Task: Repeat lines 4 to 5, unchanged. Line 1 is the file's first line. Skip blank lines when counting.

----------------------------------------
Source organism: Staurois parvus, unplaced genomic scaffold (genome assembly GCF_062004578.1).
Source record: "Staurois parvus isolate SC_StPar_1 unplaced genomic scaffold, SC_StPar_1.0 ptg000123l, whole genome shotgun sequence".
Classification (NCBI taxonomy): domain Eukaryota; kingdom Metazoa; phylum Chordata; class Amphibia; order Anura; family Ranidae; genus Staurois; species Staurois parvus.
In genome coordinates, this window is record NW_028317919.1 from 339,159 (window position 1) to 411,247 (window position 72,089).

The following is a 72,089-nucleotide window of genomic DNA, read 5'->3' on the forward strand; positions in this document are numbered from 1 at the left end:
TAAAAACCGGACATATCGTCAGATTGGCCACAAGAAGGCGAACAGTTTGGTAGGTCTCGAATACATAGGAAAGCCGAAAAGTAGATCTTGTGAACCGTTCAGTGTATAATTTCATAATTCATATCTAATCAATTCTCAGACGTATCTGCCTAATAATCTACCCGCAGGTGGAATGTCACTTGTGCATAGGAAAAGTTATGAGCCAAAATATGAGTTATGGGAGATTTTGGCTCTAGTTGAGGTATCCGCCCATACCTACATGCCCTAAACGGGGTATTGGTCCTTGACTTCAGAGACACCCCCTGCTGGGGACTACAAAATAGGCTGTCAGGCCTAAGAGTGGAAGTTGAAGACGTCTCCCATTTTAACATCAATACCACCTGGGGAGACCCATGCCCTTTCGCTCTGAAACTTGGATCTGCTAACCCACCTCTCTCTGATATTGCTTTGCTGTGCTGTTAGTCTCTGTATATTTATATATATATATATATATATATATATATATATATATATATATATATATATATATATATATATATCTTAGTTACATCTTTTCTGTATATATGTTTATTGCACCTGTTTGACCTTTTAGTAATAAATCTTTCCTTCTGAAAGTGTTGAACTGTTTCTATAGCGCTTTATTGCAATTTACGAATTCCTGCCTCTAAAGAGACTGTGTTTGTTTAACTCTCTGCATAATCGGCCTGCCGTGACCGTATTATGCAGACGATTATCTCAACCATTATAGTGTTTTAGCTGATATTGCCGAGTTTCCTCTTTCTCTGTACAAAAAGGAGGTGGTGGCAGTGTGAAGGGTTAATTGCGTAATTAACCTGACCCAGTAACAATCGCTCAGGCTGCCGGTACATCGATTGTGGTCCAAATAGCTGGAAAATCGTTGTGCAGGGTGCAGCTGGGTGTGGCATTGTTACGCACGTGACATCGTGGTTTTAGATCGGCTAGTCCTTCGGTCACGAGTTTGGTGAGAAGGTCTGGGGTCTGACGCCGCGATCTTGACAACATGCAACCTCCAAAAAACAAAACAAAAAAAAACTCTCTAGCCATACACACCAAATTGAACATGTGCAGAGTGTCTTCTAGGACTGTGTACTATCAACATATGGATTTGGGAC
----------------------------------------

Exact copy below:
In genome coordinates, this window is record NW_028317919.1 from 339,159 (window position 1) to 411,247 (window position 72,089).

The following is a 72,089-nucleotide window of genomic DNA, read 5'->3' on the forward strand; positions in this document are numbered from 1 at the left end: